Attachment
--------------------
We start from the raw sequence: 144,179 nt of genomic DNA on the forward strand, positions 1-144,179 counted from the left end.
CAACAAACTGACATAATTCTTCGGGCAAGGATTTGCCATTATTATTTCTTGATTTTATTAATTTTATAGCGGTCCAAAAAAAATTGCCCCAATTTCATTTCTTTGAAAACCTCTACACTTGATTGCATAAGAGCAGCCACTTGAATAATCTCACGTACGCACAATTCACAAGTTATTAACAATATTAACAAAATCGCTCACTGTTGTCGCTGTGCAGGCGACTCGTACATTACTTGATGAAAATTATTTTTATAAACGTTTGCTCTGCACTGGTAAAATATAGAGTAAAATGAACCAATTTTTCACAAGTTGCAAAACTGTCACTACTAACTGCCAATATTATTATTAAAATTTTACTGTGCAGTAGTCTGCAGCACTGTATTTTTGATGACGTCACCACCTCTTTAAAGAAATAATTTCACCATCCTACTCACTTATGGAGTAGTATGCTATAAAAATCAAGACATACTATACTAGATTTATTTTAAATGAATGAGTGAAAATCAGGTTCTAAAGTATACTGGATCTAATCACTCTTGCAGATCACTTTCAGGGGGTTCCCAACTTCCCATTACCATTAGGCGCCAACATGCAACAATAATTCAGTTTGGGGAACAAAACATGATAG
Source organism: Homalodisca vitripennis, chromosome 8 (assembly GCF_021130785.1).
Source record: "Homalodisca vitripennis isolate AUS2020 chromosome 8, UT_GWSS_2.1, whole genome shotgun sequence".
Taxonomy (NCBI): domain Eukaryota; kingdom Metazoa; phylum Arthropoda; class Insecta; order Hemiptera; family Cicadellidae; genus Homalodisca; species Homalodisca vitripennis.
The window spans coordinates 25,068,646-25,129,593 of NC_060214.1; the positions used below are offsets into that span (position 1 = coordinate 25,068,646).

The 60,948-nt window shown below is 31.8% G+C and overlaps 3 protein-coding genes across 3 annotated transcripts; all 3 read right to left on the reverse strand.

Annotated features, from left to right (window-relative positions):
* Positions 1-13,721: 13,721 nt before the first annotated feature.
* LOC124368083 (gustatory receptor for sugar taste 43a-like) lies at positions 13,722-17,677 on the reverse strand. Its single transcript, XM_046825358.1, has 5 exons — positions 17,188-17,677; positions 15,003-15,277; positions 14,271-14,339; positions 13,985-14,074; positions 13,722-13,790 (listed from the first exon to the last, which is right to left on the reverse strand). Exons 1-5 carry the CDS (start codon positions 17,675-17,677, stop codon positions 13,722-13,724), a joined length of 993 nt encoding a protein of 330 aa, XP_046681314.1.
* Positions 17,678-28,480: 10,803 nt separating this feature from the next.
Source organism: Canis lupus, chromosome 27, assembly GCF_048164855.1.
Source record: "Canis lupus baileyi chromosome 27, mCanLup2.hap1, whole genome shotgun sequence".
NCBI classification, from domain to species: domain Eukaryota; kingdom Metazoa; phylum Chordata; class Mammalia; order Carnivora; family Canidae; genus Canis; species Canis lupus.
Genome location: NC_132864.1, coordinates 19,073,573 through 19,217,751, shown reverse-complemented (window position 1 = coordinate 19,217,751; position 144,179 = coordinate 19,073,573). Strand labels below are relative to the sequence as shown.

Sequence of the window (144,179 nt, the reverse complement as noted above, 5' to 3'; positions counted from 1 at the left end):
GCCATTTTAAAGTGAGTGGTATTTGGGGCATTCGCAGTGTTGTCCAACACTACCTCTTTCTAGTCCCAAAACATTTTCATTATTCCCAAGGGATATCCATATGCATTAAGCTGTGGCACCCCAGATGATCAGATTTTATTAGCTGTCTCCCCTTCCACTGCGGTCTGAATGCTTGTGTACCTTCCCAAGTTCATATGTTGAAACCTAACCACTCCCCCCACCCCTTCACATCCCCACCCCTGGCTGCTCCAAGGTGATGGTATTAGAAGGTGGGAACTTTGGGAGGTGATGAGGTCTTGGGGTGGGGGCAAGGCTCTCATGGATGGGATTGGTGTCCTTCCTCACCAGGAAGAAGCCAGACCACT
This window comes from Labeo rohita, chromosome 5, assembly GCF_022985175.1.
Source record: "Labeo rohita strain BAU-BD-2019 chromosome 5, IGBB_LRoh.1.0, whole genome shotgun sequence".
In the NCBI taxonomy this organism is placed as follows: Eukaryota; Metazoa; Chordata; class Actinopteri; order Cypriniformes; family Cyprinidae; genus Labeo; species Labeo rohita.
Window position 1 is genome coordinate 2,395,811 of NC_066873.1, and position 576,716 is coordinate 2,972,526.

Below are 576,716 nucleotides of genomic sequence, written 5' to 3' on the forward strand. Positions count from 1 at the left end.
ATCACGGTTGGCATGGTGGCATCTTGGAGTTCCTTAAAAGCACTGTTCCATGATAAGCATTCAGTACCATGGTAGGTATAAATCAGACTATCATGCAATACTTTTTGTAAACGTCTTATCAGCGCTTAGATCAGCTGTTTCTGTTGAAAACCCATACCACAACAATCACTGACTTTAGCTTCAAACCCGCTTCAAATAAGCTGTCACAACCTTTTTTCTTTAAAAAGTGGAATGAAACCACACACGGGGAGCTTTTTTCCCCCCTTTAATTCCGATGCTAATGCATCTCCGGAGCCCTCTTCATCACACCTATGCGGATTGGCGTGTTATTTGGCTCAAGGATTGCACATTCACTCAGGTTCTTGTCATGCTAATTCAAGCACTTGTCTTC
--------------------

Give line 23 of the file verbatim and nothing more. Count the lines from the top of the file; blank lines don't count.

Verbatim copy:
ATCACGGTTGGCATGGTGGCATCTTGGAGTTCCTTAAAAGCACTGTTCCATGATAAGCATTCAGTACCATGGTAGGTATAAATCAGACTATCATGCAATACTTTTTGTAAACGTCTTATCAGCGCTTAGATCAGCTGTTTCTGTTGAAAACCCATACCACAACAATCACTGACTTTAGCTTCAAACCCGCTTCAAATAAGCTGTCACAACCTTTTTTCTTTAAAAAGTGGAATGAAACCACACACGGGGAGCTTTTTTCCCCCCTTTAATTCCGATGCTAATGCATCTCCGGAGCCCTCTTCATCACACCTATGCGGATTGGCGTGTTATTTGGCTCAAGGATTGCACATTCACTCAGGTTCTTGTCATGCTAATTCAAGCACTTGTCTTC